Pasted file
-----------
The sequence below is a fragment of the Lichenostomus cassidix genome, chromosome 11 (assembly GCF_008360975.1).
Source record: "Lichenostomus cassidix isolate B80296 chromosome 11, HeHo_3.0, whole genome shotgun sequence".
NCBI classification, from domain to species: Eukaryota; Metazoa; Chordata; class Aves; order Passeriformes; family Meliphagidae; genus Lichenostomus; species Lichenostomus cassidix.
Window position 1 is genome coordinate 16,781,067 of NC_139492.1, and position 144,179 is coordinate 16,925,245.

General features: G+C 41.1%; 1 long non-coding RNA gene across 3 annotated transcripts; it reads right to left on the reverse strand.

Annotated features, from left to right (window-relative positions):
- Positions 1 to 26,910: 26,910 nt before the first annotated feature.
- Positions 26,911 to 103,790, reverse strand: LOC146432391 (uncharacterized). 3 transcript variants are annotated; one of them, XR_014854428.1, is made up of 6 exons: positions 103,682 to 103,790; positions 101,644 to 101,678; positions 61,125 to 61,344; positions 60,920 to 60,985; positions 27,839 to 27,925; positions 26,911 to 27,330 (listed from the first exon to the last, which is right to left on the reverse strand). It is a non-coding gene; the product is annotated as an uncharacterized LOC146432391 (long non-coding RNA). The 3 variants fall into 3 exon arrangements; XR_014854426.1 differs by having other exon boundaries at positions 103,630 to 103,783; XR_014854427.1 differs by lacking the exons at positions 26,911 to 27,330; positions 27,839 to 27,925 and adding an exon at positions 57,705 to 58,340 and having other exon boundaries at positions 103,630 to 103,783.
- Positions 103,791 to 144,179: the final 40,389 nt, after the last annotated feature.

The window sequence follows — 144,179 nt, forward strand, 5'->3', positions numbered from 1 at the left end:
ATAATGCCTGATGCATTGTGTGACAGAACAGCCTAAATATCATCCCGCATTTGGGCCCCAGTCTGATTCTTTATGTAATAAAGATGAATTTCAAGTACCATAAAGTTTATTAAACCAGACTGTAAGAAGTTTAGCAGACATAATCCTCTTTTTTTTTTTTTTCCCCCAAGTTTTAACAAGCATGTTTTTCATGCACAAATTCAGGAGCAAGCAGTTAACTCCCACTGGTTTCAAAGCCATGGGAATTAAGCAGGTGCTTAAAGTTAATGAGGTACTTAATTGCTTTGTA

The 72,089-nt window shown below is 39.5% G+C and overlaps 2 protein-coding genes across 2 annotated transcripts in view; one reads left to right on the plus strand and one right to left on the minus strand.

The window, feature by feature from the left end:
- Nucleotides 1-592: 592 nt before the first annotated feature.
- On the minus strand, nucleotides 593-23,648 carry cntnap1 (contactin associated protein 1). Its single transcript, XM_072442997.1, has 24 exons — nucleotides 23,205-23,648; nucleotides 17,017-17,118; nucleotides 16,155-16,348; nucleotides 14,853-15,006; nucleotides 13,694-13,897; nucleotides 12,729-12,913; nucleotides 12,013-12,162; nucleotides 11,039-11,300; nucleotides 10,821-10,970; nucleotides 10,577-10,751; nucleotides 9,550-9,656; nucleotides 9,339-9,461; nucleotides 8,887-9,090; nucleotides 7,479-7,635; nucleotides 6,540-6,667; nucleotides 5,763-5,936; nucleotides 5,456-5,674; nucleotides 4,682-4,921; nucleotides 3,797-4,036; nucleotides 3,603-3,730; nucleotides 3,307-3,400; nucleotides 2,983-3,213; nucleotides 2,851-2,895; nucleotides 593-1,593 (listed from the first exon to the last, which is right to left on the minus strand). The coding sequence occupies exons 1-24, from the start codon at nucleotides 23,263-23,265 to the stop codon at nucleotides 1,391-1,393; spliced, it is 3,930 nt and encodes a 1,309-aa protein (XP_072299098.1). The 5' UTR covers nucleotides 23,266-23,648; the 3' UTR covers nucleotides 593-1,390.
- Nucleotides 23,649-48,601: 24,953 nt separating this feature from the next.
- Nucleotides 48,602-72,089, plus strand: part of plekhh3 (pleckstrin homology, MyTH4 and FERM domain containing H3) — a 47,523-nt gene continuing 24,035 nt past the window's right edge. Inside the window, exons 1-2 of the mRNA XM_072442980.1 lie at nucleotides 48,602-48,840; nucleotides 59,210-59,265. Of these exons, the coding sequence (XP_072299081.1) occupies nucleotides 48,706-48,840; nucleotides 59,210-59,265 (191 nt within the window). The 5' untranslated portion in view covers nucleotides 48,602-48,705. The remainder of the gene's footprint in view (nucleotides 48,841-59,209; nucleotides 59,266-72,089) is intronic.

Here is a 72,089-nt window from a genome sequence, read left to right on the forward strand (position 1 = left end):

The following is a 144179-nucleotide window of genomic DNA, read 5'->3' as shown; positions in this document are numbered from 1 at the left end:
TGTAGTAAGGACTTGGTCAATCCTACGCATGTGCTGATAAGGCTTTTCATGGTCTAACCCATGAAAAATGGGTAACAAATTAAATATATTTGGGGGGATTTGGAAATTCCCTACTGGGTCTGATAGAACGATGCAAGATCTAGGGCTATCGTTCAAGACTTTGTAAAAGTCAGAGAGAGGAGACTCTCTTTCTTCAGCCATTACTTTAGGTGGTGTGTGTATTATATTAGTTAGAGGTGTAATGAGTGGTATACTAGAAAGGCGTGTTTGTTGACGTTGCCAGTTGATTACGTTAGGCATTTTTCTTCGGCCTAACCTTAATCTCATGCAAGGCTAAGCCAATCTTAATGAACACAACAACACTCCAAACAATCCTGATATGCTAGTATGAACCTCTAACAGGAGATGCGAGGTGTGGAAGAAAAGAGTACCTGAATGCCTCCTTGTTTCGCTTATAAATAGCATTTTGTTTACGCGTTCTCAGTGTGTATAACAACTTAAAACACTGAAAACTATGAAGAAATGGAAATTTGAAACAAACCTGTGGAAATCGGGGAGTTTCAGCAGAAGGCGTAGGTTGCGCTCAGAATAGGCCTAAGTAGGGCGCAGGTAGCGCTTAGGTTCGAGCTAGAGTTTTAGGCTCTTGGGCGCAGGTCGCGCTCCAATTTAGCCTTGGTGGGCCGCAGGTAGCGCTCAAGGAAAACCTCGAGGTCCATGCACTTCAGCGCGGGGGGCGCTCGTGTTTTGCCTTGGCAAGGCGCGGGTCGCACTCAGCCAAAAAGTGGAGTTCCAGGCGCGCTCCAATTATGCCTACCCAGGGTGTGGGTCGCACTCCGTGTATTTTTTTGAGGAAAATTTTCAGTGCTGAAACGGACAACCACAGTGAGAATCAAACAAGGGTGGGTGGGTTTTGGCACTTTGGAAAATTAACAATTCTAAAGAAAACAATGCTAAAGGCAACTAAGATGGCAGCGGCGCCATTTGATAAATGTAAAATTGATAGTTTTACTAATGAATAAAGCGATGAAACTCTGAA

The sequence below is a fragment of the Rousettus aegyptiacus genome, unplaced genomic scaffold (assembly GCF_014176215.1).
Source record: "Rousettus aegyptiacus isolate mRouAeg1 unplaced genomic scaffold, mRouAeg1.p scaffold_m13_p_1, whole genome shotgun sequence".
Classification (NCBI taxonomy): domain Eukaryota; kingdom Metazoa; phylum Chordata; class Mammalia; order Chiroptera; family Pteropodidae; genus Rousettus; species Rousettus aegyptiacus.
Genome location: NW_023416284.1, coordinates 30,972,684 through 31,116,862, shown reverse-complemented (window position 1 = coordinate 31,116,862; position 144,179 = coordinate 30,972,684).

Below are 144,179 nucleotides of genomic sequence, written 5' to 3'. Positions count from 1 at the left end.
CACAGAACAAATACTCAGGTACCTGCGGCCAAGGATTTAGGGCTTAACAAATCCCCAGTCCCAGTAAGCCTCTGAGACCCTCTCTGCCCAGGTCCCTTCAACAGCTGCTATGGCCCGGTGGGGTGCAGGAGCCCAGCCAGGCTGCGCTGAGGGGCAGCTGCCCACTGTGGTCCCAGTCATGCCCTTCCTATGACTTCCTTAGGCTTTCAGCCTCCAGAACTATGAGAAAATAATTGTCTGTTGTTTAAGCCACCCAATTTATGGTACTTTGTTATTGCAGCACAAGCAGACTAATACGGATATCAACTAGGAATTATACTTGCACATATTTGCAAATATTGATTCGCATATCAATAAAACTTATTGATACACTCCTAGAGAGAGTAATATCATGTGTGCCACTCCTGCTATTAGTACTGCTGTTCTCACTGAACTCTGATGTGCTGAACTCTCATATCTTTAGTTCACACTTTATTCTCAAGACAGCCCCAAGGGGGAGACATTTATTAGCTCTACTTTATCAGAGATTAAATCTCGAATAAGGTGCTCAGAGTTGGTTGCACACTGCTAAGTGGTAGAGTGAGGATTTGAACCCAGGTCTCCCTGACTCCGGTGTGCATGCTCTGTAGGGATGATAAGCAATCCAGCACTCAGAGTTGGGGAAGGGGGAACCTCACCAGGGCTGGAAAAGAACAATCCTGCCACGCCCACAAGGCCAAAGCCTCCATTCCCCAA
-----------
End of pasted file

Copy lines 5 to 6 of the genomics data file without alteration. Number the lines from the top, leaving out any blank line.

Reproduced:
General features: G+C 41.1%; 1 long non-coding RNA gene across 3 annotated transcripts; it reads right to left on the reverse strand.

Annotated features, from left to right (window-relative positions):